I remember the countless hours I have wasted just sitting and waiting for the Gradle builds to finish. On heavy work days, I easily wasted around an hour on just Gradle builds and that’s like 5 hours a week draining down the gutter.
But, there are ways to speed it up too.
12. Years of Android Development Taught Me: Test, Test and When You Are Done, Test Again!
There is nothing more important than testing. This is something that should be at the top of your list.
Test your app as thoroughly as possible. Spend time for writing automated test cases. Create various stressful situations for your app and see if it can survive.
I had once made the mistake of releasing my app out of hurry and didn’t spend proper time testing it. I was waiting for my users to face bugs, report it and then I would go and fix them.
Never, ever, ever do that. You might save a day, or two, or a week by cutting down time from testing, but will probably have to spend more than twice later.
Don’t do anything out of hurry, take your time and think long term. Be a visionary. Sow now, reap later.
13. Android Fragmentation is a Devil in Disguise
Fragmentation is one of the biggest problems in Android and Google seems reluctant to fix it, but you have to live with it.
There are a huge variety of Android devices with different screen sizes and hardware specifications from a plethora of different device manufactures who customize the OS to their heart’s content.
Added to that are the various Android versions where Google adds/removes API functionality out of nowhere to increase your workload ever further (an example here).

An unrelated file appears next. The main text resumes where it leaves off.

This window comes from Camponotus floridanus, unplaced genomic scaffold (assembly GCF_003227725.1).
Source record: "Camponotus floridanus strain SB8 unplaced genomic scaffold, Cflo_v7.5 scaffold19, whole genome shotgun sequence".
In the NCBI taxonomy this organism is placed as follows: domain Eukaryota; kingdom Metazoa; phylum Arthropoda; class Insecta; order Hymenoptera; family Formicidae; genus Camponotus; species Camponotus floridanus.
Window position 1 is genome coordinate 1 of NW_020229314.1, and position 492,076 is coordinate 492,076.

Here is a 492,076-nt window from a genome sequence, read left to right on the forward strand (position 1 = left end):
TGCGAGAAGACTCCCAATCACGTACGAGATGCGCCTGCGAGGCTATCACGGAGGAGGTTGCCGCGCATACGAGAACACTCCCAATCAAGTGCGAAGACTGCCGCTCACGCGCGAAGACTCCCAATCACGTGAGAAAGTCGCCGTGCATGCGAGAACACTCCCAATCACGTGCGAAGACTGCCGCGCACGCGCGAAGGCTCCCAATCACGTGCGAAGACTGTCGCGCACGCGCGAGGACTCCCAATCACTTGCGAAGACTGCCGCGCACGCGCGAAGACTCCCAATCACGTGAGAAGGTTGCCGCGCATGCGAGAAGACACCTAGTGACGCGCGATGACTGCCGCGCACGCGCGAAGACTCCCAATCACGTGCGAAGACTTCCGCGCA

For example, not a single Android developer has finished an app without using SharedPreferences API. It’s so common, yet it was broken in Samsung Galaxy S with Android 2.2 (bug report here).
Spend more time creating different layouts for different screen sizes. Test on different devices, having different versions, different specifications and from different OEMs.
Never assume something would work, just because it seems so.
14. Years of Android Development Taught Me: Start using Git, Today!
If you are still not using Git, go ahead and start using it right away.
When I started Android development, I was unfortunate enough not to know what the fudge Git was. I used to copy my entire project everyday and keep one backup in my hard drive and another in the cloud. Seems foolish? Yes, it absolutely was.
Git can dramatically improve your workflow. If someone asks me to name a tool that I use everyday and can’t stop using? It’s Git and Git every time.
And probably after using it for a few days you would fall in love with it and want to know how Git works internally, so here it is ready for you.
And after some time, you would be starting a big project yourself and get confused on how you should maintain a proper branching model, so here you go.
15. Years of Android Development Taught Me: Make it Difficult for the Hackers
The open-source nature of Android is what makes it vulnerable to attacks. Every Android app can be decompiled, reverse-engineered, ripped open, analyzed and manipulated with ease.
You don’t want that to happen to your app, right?
You should know how to securely store API keys locally in your app. If you are dealing with sensitive data of the users, then you must know how to encrypt them, what algorithm to choose (secure yet fast).
You should also store the encryption keys securely either in the server or locally (if needed). You should prevent your app data from being backed up using the ADB (Android Debug Bridge). If you are storing sensitive data in the database, consider obfuscating it.